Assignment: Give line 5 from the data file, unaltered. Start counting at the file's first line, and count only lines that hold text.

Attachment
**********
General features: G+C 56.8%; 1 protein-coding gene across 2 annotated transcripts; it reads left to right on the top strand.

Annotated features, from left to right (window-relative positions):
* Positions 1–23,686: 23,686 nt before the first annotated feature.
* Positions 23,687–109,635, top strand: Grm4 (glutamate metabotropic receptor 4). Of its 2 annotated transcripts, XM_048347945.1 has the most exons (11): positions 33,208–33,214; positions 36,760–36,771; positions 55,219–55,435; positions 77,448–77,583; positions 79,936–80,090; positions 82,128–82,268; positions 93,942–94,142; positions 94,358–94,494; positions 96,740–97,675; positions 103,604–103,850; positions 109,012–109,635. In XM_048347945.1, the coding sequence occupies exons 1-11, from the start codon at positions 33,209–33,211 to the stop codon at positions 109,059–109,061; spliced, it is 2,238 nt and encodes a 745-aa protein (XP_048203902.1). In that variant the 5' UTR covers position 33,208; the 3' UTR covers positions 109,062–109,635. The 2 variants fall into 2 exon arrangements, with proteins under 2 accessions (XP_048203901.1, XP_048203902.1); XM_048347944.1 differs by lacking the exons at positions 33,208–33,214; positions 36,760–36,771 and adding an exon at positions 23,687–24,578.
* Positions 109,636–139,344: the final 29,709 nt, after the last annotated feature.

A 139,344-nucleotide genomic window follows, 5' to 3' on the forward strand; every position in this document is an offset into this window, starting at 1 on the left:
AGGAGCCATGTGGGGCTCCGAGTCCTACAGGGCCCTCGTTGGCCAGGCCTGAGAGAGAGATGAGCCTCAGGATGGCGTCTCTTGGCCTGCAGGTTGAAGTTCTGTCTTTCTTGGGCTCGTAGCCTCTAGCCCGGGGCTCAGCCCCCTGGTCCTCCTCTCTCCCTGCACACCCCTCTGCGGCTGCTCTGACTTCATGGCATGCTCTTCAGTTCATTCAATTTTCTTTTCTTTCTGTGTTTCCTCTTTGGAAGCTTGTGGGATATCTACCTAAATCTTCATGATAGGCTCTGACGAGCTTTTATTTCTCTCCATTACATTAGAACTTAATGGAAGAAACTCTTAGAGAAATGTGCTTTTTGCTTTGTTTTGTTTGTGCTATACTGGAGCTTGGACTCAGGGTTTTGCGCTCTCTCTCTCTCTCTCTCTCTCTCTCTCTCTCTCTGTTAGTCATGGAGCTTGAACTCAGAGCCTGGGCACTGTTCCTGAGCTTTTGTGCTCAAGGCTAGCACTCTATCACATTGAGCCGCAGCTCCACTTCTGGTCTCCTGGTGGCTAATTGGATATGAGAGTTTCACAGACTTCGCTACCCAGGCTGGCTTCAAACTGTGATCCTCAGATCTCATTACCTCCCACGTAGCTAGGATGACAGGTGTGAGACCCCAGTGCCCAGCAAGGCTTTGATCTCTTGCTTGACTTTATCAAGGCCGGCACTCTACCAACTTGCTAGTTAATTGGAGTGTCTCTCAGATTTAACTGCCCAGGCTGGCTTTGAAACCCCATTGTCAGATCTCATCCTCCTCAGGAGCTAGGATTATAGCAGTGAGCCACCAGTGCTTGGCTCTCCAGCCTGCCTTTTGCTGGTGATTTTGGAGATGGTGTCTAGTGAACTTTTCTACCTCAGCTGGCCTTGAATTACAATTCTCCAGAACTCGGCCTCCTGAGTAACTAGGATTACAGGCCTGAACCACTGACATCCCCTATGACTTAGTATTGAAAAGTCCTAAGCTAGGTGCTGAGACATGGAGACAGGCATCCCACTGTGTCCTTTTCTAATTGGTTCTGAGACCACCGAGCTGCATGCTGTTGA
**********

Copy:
* Positions 109,636–139,344: the final 29,709 nt, after the last annotated feature.